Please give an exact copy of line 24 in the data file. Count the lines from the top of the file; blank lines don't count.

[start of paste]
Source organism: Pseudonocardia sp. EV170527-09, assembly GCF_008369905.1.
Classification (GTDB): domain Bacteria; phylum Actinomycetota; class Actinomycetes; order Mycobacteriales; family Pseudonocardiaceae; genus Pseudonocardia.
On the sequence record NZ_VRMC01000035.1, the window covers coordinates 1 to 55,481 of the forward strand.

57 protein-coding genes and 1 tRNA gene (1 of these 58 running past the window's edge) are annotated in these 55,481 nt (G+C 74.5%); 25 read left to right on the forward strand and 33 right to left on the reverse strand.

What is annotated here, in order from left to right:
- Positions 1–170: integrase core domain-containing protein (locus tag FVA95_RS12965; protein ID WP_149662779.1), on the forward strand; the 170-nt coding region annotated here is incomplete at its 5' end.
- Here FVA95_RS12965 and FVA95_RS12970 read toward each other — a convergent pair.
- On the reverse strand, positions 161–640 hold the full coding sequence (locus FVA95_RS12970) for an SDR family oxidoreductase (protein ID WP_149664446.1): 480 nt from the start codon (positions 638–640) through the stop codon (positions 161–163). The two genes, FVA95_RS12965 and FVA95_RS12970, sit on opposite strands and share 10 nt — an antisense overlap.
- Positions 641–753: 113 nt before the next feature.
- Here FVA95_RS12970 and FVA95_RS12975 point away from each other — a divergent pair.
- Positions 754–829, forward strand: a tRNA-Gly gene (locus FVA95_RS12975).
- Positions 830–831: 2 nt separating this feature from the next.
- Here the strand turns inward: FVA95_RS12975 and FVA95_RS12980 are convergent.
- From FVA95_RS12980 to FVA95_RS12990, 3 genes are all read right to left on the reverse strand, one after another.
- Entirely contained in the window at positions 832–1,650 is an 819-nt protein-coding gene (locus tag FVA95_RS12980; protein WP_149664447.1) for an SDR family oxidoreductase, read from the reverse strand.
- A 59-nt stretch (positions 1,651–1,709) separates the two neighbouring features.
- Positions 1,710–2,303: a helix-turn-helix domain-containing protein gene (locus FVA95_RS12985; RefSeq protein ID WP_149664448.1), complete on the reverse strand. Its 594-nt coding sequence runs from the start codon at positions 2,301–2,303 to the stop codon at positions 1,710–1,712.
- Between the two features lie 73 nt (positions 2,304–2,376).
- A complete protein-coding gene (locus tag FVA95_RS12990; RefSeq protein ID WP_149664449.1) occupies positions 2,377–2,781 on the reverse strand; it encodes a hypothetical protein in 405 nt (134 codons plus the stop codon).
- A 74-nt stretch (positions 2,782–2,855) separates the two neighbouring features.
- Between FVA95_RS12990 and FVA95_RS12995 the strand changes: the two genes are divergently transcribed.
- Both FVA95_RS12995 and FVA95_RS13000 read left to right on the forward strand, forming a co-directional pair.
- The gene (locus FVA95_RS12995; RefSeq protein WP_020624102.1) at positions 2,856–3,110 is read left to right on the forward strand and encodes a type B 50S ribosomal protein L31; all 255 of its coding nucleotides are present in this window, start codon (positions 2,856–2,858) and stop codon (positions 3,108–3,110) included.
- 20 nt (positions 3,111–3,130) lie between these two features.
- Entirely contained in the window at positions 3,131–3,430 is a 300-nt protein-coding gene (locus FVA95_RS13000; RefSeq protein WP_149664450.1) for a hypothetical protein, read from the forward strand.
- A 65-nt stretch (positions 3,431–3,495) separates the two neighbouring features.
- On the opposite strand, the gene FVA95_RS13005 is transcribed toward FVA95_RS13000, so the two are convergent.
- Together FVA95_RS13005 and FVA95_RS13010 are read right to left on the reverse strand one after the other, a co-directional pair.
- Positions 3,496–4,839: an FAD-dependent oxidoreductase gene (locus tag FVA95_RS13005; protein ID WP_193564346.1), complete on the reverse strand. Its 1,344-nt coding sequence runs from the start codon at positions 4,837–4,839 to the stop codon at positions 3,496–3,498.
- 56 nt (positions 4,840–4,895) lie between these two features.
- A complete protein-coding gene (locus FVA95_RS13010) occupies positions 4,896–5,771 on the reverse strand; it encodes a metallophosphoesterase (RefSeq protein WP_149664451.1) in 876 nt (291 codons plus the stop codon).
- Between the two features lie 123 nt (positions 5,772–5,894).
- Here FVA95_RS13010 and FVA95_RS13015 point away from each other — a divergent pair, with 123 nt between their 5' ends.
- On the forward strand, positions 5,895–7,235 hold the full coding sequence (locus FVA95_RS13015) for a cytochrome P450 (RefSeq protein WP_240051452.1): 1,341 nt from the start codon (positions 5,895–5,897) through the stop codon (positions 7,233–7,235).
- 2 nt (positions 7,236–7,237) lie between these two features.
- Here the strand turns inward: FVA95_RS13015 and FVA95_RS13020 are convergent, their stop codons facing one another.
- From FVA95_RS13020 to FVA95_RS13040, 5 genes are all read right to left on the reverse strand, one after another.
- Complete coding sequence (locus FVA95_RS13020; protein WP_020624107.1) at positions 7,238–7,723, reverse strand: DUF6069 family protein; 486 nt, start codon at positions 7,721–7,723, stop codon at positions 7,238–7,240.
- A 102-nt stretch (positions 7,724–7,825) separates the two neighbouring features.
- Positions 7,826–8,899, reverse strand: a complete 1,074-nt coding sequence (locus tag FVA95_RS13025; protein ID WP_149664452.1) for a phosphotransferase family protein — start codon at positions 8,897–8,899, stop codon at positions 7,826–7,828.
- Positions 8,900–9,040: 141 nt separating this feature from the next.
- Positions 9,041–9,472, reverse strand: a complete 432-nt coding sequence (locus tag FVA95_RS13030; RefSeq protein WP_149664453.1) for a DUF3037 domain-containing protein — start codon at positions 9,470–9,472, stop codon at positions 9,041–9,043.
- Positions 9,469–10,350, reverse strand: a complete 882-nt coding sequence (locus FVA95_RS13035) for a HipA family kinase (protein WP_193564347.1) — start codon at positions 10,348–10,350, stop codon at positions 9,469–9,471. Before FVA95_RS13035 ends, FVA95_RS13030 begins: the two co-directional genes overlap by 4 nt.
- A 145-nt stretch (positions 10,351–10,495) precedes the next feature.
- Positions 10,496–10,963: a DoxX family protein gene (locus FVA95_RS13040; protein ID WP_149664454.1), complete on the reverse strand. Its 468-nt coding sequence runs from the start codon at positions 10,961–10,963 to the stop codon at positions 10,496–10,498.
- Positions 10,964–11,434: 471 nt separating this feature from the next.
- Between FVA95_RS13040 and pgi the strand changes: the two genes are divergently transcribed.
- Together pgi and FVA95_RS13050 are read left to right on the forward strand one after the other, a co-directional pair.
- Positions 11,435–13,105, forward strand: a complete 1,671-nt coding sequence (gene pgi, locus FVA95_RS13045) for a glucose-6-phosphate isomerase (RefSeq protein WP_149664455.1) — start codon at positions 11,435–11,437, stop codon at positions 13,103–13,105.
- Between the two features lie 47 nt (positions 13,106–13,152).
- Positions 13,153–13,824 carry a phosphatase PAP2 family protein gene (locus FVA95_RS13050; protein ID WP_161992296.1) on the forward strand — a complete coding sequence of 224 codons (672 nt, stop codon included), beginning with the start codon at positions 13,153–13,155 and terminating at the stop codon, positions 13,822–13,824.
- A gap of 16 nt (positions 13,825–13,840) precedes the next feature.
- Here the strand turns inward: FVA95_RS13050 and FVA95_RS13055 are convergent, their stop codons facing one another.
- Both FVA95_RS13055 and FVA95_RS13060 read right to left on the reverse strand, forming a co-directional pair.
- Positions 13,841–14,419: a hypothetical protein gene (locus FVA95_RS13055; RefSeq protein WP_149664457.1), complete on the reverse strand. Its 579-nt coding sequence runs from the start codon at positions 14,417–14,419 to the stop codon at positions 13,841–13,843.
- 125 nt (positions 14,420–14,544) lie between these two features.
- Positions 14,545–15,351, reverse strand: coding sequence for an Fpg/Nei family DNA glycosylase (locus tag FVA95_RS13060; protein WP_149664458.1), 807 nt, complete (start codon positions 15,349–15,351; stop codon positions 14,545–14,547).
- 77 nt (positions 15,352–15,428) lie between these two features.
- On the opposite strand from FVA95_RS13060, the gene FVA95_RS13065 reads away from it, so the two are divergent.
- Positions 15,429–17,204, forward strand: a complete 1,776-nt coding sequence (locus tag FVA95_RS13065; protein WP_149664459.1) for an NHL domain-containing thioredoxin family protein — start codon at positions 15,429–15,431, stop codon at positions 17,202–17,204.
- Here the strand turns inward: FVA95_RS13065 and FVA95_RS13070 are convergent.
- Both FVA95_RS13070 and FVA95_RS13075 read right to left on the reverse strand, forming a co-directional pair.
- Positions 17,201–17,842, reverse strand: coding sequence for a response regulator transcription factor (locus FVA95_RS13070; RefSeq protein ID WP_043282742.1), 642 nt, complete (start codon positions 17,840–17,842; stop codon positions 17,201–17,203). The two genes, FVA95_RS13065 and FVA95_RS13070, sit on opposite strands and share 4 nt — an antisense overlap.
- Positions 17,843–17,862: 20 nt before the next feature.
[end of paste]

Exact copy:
- 20 nt (positions 3,111–3,130) lie between these two features.